A third Super League semi-final in five seasons proved one step too far for Hull FC as Wigan ran out 29-2 winners on Thursday night.
In fact it was a brutal reality check to why Hull were sandwiched in the middle of the table, in sixth position away from the big boys of Super League. You can get really cynical here too and say a 27-point losing margin is hardly an improvement on the 36-4 hammering copped in the Challenge Cup back in September either, numerically at least, but there was a big contrast to both performances, well for twenty-five or so minutes anyway.
Hull were shocking in that cup game yet here at the first rugby league fixture at the Pie Dome in over eight months they weren’t found wanting through a lack of effort and desire. However, there was a gulf in both class and know-how to manage a play-off fixture, yet that wasn’t the case for the opening quarter. Hull without penetrating the Wigan line were right in the contest.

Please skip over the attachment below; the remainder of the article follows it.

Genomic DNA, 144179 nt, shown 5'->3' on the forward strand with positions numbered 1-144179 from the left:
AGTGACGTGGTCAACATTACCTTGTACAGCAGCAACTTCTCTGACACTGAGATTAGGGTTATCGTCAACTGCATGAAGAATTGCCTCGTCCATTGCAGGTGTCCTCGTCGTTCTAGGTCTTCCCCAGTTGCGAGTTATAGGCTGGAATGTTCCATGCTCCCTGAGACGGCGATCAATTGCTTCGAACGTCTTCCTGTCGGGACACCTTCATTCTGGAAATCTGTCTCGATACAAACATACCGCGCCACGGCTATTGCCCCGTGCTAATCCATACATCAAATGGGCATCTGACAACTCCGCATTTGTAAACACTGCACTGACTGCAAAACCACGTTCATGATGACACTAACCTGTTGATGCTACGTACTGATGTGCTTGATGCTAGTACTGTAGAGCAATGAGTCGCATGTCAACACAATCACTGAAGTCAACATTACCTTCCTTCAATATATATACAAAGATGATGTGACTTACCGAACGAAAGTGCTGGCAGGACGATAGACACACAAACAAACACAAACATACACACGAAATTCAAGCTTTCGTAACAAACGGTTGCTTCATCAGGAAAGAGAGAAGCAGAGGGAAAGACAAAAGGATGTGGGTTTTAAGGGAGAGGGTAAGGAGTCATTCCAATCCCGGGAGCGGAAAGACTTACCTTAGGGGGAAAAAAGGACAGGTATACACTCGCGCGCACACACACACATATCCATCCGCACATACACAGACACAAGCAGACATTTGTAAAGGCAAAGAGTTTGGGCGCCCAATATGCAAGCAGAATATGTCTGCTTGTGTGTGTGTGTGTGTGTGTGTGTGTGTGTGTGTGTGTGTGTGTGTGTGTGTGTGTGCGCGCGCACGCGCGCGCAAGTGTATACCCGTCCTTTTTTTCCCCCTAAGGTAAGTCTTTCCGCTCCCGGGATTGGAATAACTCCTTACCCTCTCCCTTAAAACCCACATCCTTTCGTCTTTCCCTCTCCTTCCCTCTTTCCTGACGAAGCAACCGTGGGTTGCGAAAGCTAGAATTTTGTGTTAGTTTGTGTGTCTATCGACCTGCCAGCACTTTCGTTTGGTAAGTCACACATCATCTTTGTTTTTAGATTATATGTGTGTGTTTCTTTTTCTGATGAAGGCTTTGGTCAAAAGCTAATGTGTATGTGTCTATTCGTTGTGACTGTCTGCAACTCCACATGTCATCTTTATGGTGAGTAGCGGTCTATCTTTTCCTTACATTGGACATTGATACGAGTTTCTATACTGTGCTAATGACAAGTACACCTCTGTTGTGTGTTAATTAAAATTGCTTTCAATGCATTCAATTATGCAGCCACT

But Wigan are Wigan and they just grew into the game. They absorbed the pressure early on and then when they got their opportunities they didn’t waste them. They don’t need a second invitation. They are pass masters at this stuff. In their element. Tough as diamonds. They defended brilliantly throughout.
There was no debate to who the best team and deserved winners were, and after the heroics at the Halliwell Jones that brought back some hope, the result and display were disappointing. But everyone knew Hull would have to find a couple more gears to emulate last week. Wigan are a different kettle of fish to Warrington. They are always up there, the benchmark as far as history in this country goes and they showed it by repelling everything Hull threw at them. They were outstanding to the point where it’s more justified to credit them than throw the book at Hull.